Tuesday, December 11, 2012

GEOPOLITICS OF THE AMAZON – Part I

Bolivian leader replies to critics of the Morales government’s development strategy

Introduction

Álvaro García Linera is one of Latin America’s leading Marxist intellectuals. He is also the Vice-President of Bolivia — the “co-pilot,” as he says, to President Evo Morales, and an articulate exponent of the government’s policies and strategic orientation.

alvaro garcia

In a recent book-length essay, Geopolitics of the Amazon: Patrimonial-Hacendado Power and Capitalist Accumulation, published in September 2012, García Linera discusses a controversial issue of central importance to the development process in Latin America, and explains how Bolivia is attempting to address the intersection between economic development and environmental protection.

The issues he addresses are of great importance not only in Bolivia but throughout Latin America, and in fact in most of the countries of the imperialist periphery. They are especially important to understand in the “First World,” where there is an increasing campaign in parts of the left to turn against the progressive and anticapitalist governments in Latin America on the ground of their alleged “extractivism.”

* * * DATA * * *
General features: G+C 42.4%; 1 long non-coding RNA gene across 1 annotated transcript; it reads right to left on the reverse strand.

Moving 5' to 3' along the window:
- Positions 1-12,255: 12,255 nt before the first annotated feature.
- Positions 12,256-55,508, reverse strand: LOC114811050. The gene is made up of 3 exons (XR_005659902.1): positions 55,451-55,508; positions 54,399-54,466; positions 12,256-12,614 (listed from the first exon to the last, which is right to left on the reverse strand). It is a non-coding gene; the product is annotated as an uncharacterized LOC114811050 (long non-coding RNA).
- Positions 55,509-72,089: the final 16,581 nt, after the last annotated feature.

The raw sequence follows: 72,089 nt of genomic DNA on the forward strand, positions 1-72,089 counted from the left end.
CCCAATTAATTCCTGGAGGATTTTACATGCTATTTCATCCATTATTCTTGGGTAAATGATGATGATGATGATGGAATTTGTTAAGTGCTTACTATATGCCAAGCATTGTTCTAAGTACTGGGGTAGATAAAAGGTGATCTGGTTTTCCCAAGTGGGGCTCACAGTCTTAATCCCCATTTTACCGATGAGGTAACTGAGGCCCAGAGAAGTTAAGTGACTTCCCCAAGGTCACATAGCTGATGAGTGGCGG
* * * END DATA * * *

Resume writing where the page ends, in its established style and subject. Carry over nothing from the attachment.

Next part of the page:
García Linera examines the classic Marxist criteria on the forms of appropriation of nature by humanity. “Extractivism,” he shows, is not synonymous with underdevelopment. Rather, it is necessary to use the resources gained from primary or export activity controlled by the state to generate the surpluses that can satisfy the minimal conditions of life of Bolivians and to guarantee an intercultural and scientific education that generates a critical mass capable of assuming and leading the emerging processes of industrialization and economic development.

A major theme of the book is to refute the allegations in the opposition media that the TIPNIS highway between Cochabamba and Beni is intended for the export of Brazilian products to the Pacific via Bolivian territory. The book clearly demonstrates that the route is intended as part of the national unification of the country.

Geopolitics of the Amazon has attracted wide attention throughout Latin America. In a recent review, the eminent Brazilian sociologist Emir Sader says “it refutes each and every one of the allegations of the opposition in his country and their international spokespersons.” He describes it as “an essential book, without which it is not possible to understand the present phase of the Bolivian process and the root of the conflicts affecting it.”

The book has sparked fierce debate in Bolivia itself, including a lengthy response by Raúl Prada Alcoreza, a former comrade of García Linera in the Comuna collective.

There is an extensive literature on these issues now being produced in Latin America. Another example is a book, El desarrollo en cuestión: reflexiones desde América Latina. It includes articles by some of the authors cited in the debate between García Linera and Prada.